Monday, 27 April 2009


We've been making a bit of a habit lately of going to exhibitions on the last day of exhibiting. The most recent example of this cultural brinkmanship was Andrea Palladio: His Life and Legacy at the Royal Academy.

Palladio (1508–1580) was one of the greatest Italian architects whose work has continued to resonate down five centuries and whose name lives on in the architectural term, 'Palladian'.

Working in Vicenza, Venice and the Veneto region, Palladio (depicted, above, by El Greco) designed churches, palaces, villas and public buildings, crafting what has been described as "a new architectural language" based on classical Greek and Roman sources but adapted to meet the functional demands and aesthetic aspirations of his own age.

Among the buildings discussed in the exhibition, and represented by paintings and architectural models, were his unbuilt design for Venice's Rialto Bridge and two of the city's most famous churches: Chiesa del Santissimo Redentore (Church of the Most Holy Redeemer) built in thanksgiving for deliverance from the plague of 1575-6, in which some 46,000 people died...

...and the Church of San Giorgio Maggiore which is situated on an island immediately facing the Piazetta, thus providing the classic backdrop for a zillion photo-opportunities...

Even if you've never visited Venice, you will have been exposed to Palladio's art because the architectural rules that he laid down were later followed in the design of thousands of buildings all over Europe.

Anyway, when we visited the adjacent Byzantium exhibition with our friends Roger and Sheila the other month, we began toying with the thought that Palladio - pronounced 'Pa-lad-io' would provide a challenging name for a limerick writer.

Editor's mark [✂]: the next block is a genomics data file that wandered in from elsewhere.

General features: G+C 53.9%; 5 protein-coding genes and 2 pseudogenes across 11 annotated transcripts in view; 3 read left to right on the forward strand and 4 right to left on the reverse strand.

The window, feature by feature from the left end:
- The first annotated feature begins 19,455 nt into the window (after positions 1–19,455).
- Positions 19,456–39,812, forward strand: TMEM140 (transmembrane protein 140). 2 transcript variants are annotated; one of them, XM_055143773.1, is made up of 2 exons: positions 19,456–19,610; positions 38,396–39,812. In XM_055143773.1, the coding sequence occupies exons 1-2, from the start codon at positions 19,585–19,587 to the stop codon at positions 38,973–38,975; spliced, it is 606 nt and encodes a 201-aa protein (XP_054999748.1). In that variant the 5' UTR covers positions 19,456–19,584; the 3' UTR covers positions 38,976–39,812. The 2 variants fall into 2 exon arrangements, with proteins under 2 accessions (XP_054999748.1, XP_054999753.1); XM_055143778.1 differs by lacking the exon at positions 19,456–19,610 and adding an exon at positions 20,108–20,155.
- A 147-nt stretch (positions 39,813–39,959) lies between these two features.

Sheila was first off the mark...

There was a young man called Palladio
Who built a house near the Limpopo
Upon its completion
It looked very Grecian
But the hippos had wanted Rococo.

There was a young man called Palladio
Who listened to sport on the radio.
When his team won the cup
He always jumped up
And ran round shouting 'ee-ay-addio'.

Since when, David and I have added a few of our own...

There was a young man named Palladio
Whose buildings became quite a fadio
Each column and pediment
Expressed what he said-'e-meant
But were over the top by a tadio.

There was a young man named Palladio
Whose hats were a bit of a fadio,
He invented a kitfer
Constructing a titfer
Which drove all the milliners madio.

There was a young man named Palladio
Who behaved like a terrible cadio
The girls of Venezia
Soon had regretzia
And their offspring were calling him 'Dadio'.

The architect Signor Palladio
Built a really sumptuous padio
But the elaborate loggia
With its northern exposure
Was deemed by the critics as badio.

Any further offerings will - possibly - be much appreciated!

Image of San Giorgio Maggiore © Brian Sibley, 2009


Eudora said...

And the houses of south of USA, like Tara's (you know, Gone with the wind), are inspired by palladian architecture.

I don't like very much this colosal style, but of course Palladio is a reference by his books of architecture.

Sorry, I'm not very good writing poetry :(

Brian Sibley said...

I wouldn't be foolish enough to call it poetry!

LisaH said...

There was a young man named Palladio,
Whose behaviour was decidedly baddio,
He'd play with his balls
Whilst wandering through halls,
And drive all the ladies quite madio.

Boll Weavil said...

Let's have a limerick competition !

Brian Sibley said...

LISAH - Well, Palladio was well known, in his day, as a billiard-player...

BOLL - OK... Then we need to find a subject.

Obviously Palladio is now unfair and, similarly, it would give you a distinct advantage if we set your parrot as a subject (no one else will understand this reference - and just as well!!) so how do we decide what to write limericks about?

Sheila said...

How about a limerick competition on you? Just to set the bar really low to kick things off:

There is a young writer called Brian
Who knows all about Aslan the lion
And of folk from the Shire
Or a Walt Disney choir
Has knowledge that one can rely on.

At this point, my poetic muse has run screaming to the hills!

Brian Sibley said...

I like rhyming Brian/lion/rely on! Well done!